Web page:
PRISTINA, Kosovo (AP) — European Union security police stormed the offices of a war veterans association in Kosovo, apparently to get hold of international prosecutors' files from a war crimes investigation that the association said it received anonymously, according to witnesses and veterans.
Members of the veterans’ association, which represents the former ethnic Albanian separatists who fought Serbian troops in a 1998-1999 war for independence, said police from the European Union Rule of Law Mission in Kosovo, or EULEX, prevented them from going into the association's offices on Friday.
Faton Klinaku, the association's secretary, told reporters that police officers speaking different languages, including Kosovar police forces, had entered the offices in Pristina.
An Associated Press video journalist observed police officers telling journalists to move away from the entrance.
EULEX did not immediately respond to requests for comment on the police operation.
Earlier this week, the war veterans group said that for the third time in two months an unknown person had provided war crime files from a special international court in The Hague, Netherlands, probing alleged crimes by Kosovo Liberation Army members during and after the Balkan nation’s war.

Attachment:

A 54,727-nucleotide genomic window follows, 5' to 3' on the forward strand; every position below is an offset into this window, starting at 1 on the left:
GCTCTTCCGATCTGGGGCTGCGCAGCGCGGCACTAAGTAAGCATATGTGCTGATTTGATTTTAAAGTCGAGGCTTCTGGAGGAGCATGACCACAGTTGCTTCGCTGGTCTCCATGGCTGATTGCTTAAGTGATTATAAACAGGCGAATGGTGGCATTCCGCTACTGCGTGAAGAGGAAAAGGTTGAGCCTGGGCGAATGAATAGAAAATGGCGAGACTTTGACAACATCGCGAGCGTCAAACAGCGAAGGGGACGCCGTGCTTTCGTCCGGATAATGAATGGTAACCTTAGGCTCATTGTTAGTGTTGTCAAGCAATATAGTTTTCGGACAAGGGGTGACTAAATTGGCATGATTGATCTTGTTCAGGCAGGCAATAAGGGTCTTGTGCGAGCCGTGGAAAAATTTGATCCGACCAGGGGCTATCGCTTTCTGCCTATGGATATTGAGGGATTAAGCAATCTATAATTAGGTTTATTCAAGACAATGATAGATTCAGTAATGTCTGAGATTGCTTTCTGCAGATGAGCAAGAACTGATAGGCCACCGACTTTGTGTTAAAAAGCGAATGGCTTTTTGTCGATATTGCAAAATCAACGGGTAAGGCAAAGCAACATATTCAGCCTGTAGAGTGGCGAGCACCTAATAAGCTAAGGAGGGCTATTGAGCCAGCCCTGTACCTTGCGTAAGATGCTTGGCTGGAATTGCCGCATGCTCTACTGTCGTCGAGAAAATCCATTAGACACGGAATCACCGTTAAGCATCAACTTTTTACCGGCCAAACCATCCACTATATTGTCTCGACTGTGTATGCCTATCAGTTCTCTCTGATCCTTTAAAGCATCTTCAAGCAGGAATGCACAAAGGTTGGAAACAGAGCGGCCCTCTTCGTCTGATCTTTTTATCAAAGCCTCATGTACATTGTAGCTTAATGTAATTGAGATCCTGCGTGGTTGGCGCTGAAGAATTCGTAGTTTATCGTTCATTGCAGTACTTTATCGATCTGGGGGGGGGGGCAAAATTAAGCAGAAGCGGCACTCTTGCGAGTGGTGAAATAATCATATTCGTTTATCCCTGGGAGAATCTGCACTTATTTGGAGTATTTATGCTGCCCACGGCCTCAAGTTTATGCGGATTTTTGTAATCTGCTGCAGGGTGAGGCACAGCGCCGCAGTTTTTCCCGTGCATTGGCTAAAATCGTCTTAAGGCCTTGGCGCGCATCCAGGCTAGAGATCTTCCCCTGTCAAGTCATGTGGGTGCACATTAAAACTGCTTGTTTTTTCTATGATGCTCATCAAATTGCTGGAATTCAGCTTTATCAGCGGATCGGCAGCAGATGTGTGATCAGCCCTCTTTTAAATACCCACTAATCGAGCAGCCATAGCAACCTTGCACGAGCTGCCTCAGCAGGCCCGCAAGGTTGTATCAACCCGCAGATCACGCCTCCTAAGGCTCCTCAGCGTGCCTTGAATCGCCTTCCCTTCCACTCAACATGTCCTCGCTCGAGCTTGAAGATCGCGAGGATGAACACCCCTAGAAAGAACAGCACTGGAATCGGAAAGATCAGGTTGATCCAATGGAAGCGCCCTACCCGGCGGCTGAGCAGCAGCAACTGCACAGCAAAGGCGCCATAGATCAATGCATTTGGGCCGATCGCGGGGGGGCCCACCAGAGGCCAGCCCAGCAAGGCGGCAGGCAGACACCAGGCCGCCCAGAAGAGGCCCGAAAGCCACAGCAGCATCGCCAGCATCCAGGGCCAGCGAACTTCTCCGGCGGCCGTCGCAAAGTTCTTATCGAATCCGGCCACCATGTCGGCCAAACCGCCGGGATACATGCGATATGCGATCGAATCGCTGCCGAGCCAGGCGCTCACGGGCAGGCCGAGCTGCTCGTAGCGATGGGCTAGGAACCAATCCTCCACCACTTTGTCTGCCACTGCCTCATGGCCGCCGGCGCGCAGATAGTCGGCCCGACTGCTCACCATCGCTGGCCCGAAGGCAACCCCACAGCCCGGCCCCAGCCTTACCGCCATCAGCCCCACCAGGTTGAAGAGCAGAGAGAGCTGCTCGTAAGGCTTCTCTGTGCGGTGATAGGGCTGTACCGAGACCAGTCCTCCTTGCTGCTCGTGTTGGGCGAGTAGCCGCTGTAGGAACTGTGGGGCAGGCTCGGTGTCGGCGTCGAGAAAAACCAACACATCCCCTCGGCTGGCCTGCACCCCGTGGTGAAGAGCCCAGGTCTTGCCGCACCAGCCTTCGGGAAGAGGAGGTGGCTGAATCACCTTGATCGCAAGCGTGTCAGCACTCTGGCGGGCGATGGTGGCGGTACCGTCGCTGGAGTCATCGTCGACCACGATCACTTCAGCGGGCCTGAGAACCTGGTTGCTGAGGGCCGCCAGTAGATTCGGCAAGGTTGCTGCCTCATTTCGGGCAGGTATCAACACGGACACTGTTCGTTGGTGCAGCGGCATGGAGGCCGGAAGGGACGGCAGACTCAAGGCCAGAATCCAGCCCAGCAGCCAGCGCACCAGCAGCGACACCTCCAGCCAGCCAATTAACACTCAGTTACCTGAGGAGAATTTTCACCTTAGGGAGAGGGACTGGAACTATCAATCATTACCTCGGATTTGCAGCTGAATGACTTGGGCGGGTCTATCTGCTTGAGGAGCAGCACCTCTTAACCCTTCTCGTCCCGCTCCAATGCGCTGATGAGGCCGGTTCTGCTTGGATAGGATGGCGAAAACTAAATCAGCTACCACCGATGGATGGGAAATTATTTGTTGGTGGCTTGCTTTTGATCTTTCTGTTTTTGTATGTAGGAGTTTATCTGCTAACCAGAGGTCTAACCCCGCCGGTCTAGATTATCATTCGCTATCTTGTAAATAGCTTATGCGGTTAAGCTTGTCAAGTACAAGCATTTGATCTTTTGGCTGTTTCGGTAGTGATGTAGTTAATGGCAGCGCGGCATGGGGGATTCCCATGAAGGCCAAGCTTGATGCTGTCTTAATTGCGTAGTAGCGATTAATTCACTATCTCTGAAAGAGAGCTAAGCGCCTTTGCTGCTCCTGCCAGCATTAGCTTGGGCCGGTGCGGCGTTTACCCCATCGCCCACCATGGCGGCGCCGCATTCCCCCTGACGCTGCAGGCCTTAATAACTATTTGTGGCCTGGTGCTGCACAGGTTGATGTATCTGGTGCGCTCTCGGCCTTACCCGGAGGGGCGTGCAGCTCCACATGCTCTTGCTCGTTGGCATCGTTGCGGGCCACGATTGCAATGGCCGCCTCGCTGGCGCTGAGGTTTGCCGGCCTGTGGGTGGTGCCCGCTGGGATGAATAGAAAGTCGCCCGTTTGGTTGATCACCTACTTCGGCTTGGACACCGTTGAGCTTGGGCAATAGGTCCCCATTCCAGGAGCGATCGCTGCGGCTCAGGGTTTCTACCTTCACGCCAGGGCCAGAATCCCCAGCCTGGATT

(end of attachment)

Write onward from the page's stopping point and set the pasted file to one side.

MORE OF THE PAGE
The veterans said they would make the files public.
Christopher Bennett, spokesman of the Specialist Prosecutor’s Office at the Kosovo Specialist Chambers, said that releasing the documents would be “undermining the proper administration of justice” and a criminal act.
The Kosovo Specialist Chambers is looking into allegations that Kosovo Liberation Army members committed war crimes and crimes against humanity.
On Thursday The Hague-based court arrested a former KLA commander on charges including torture of detainees and the murder of one prisoner held at a compound in Kosovo. He was taken to the court’s detention center in Netherlands.
Kosovar President Hashim Thaci, former parliamentary speaker Kadri Veseli, and others have been charged with crimes against humanity and war crimes, including murder, enforced disappearances, persecution and torture. Both men have denied committing any crimes.
A pretrial judge hasn’t made a decision on whether to proceed with their case.
The 1998-1999 war for Kosovo’s independence from Serbia left more than 10,000 people dead — most of them ethnic Albanians from Kosovo, and more than 1,600 people remain unaccounted for. The fighting ended after a 78-day NATO air campaign against Serbian troops.
Kosovo, which is dominated by ethnic Albanians, declared independence from Serbia in 2008, a move recognized by many Western nations but not Serbia or its allies Russia and China.
Semini reported from Tirana, Albania.